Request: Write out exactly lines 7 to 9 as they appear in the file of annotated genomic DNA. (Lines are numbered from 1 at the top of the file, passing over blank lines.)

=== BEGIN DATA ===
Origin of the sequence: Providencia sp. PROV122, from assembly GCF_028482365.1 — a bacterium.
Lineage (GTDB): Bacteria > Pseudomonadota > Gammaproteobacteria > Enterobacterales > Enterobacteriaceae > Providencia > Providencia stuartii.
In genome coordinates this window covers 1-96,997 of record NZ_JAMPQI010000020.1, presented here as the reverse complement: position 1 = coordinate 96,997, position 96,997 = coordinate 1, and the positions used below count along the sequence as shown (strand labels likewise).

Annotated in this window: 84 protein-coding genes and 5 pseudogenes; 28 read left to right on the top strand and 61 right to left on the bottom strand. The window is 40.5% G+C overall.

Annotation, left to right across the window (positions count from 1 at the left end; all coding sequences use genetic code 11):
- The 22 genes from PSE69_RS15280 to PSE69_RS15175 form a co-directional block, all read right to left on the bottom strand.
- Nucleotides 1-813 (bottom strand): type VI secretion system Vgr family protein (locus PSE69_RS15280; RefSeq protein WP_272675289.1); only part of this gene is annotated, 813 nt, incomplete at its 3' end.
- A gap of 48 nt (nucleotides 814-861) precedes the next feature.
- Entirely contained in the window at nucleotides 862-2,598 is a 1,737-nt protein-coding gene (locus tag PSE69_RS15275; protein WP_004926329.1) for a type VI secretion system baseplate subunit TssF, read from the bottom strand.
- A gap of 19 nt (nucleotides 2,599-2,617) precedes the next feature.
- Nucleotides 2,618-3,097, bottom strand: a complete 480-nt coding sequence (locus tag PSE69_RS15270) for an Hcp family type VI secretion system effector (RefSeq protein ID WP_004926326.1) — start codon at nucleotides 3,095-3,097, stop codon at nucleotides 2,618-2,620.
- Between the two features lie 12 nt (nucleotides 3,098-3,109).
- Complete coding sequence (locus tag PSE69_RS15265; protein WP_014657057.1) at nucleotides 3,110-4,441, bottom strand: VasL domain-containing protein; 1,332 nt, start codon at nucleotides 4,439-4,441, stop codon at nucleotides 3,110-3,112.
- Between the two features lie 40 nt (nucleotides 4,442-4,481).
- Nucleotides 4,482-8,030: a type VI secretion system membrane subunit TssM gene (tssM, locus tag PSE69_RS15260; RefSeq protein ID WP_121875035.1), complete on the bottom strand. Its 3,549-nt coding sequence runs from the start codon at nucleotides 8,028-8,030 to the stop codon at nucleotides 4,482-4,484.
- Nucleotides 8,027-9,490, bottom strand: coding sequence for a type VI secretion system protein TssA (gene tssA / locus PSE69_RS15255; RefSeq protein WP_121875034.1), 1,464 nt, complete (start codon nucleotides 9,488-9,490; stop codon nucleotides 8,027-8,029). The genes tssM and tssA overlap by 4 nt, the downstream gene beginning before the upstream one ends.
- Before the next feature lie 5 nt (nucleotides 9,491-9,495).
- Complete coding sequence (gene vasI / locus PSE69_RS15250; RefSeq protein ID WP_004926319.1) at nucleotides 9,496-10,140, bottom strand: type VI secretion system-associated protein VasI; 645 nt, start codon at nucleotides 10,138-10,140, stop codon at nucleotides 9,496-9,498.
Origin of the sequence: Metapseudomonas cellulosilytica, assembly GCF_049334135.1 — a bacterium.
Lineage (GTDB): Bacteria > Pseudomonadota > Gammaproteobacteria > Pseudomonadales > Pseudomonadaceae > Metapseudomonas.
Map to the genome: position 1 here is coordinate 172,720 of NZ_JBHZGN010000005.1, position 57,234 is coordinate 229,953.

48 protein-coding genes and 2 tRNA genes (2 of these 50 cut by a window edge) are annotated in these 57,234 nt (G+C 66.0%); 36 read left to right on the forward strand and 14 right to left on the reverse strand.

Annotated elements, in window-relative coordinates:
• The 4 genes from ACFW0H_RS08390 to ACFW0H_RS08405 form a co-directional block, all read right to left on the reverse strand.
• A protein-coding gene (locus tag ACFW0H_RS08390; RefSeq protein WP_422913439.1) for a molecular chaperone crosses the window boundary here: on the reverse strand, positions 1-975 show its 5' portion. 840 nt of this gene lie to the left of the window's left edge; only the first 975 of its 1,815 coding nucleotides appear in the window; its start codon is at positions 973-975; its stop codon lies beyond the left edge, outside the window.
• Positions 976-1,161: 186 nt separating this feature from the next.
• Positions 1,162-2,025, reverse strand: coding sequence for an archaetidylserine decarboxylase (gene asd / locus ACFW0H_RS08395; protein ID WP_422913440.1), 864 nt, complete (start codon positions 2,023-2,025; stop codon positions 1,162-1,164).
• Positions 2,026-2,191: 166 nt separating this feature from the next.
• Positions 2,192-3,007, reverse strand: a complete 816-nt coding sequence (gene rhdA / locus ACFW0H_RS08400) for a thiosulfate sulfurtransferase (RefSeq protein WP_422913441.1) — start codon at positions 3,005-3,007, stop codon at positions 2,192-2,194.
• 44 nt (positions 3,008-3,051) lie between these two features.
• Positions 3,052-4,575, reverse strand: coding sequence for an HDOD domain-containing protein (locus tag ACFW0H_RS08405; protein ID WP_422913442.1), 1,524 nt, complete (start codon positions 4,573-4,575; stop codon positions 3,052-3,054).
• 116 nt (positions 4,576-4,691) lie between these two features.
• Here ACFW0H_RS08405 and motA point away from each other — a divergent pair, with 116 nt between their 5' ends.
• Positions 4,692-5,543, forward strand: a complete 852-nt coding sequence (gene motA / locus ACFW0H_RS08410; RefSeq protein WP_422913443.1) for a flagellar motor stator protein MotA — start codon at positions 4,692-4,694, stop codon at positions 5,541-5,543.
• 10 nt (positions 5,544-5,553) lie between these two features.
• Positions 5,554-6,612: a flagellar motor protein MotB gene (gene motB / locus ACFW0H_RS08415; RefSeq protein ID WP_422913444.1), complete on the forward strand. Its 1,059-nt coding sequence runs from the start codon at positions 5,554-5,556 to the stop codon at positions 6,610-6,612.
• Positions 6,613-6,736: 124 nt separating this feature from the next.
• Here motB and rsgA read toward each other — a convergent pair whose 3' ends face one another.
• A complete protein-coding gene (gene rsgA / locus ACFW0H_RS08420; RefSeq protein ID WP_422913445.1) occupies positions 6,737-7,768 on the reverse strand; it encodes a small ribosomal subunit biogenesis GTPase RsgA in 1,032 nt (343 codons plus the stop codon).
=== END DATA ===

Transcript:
- Nucleotides 1-813 (bottom strand): type VI secretion system Vgr family protein (locus PSE69_RS15280; RefSeq protein WP_272675289.1); only part of this gene is annotated, 813 nt, incomplete at its 3' end.
- A gap of 48 nt (nucleotides 814-861) precedes the next feature.
- Entirely contained in the window at nucleotides 862-2,598 is a 1,737-nt protein-coding gene (locus tag PSE69_RS15275; protein WP_004926329.1) for a type VI secretion system baseplate subunit TssF, read from the bottom strand.